rmal" style="MARGIN: auto 0in">"It appears to be a growing movement, because some individuals in Oklahoma have expressed an interest in it, but it just hasn't gained momentum in our state yet."
National response from the public and those in the funeral and mortuary business to the Green Burial Council's efforts has been remarkable, Sehee said.
"We've grown from having a dozen providers in our network last year, to having more than 300 right now," he said. "That includes not only the neo-cemeterians and the small casket providers; this includes some of the leading funeral homes."
'AHEAD OF THE CURVE'
While many in the Oklahoma funeral and mortuary businesses are still on the fringe of the green burial movement, Broken Arrow-based funeral director Mark Blankenship said his firm has committed itself to the green burial model by being the first mortuary and cemetery in Oklahoma to pursue certification by the Green Burial Council.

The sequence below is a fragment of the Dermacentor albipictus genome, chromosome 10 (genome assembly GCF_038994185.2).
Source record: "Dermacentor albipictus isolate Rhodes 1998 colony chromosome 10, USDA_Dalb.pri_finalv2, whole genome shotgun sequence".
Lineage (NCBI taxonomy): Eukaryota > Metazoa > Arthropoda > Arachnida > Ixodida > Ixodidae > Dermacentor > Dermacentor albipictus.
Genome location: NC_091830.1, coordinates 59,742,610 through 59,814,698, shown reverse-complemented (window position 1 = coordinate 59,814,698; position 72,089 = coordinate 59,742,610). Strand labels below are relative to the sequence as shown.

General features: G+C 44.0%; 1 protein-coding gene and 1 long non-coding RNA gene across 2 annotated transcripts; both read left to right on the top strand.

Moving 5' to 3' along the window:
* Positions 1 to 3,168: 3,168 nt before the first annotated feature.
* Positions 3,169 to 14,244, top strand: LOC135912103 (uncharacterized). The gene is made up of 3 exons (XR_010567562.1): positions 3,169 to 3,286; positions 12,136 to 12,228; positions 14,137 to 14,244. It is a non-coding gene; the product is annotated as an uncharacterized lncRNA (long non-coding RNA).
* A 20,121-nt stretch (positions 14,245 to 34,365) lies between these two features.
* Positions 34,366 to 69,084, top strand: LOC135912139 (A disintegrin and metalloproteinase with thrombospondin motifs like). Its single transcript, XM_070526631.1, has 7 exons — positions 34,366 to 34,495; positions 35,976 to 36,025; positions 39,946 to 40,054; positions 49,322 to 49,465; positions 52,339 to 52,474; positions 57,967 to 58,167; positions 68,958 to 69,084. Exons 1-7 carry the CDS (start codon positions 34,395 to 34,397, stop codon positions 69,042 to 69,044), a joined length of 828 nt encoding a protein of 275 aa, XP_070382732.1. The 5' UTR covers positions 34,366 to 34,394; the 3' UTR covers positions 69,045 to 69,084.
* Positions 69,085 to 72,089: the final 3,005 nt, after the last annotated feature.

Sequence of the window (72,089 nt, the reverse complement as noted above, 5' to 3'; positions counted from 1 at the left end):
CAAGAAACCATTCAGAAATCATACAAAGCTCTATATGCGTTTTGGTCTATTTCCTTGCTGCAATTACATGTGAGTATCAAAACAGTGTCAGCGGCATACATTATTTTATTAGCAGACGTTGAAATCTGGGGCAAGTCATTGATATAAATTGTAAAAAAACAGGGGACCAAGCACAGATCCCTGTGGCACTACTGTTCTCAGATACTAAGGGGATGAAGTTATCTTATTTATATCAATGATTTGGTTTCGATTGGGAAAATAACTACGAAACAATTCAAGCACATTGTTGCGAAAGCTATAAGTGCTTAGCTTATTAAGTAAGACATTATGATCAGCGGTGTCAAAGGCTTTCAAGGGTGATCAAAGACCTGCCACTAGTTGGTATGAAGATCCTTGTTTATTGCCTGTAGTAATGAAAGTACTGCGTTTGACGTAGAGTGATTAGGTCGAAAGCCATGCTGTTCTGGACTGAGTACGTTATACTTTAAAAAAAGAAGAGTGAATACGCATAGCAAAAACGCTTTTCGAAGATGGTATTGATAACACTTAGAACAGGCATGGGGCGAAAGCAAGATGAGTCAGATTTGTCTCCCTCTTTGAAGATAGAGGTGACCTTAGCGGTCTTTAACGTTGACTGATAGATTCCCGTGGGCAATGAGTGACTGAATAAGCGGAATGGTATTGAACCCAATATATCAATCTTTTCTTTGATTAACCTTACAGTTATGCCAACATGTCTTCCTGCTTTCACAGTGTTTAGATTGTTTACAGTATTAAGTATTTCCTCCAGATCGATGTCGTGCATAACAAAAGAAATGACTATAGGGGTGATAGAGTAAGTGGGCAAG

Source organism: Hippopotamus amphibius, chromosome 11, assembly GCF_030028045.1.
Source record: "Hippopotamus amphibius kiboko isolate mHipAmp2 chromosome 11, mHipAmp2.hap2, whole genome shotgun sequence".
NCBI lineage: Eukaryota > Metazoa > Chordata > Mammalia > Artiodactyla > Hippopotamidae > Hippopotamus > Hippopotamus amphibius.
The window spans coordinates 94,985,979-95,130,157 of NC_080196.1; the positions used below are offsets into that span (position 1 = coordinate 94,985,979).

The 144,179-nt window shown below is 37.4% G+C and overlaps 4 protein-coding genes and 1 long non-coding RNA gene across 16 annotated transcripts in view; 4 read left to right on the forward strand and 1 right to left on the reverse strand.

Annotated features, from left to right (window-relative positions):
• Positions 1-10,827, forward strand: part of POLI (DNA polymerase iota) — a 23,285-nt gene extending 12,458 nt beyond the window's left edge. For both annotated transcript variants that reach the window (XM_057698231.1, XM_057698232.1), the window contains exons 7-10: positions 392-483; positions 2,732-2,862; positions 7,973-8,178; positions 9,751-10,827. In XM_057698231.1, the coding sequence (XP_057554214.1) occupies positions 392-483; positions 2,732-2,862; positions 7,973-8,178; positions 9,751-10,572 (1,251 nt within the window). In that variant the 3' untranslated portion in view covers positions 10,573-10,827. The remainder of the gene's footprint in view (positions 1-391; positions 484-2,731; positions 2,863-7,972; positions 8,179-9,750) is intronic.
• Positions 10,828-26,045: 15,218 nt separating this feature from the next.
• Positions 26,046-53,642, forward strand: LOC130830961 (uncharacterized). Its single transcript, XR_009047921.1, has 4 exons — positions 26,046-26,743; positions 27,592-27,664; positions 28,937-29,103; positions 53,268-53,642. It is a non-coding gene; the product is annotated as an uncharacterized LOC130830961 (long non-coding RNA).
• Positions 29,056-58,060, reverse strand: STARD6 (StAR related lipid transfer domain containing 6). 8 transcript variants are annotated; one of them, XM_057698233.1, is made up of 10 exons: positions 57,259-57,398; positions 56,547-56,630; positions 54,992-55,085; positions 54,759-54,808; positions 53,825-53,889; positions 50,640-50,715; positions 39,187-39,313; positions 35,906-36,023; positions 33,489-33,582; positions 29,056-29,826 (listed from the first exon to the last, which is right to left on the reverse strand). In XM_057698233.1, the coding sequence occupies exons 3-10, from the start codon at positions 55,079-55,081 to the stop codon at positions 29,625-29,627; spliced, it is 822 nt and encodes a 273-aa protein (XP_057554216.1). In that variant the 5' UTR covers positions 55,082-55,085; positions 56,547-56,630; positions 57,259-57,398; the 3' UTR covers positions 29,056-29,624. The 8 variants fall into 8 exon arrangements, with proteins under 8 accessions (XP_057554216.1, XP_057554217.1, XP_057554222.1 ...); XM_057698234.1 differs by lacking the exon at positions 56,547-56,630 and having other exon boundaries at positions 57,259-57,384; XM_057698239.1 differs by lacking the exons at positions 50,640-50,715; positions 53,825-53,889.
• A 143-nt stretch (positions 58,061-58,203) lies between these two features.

"Our funeral home, our cemetery " this entire operation " has been at the forefront and very innovative for decades, in terms of service and product offerings to families, and not just in the Tulsa area," said Blankenship, general manager of Floral Haven Funeral Home & Cemetery. "I don't believe we've had any requests for green burials. It was simply a response on my part to be the market leader and to try to stay ahead of the curve.
"Green burial may not take off like cremation did several decades ago, but it may, and it behooves us to be prepared for that trend, should it continue to grow."
When asked if donating one's body to science is considered a green option, Sehee expressed mixed feelings.
"Donating your (body to) science is great," he said. "The only problem from an environmental standpoint is: They have to embalm the heck out of those bodies.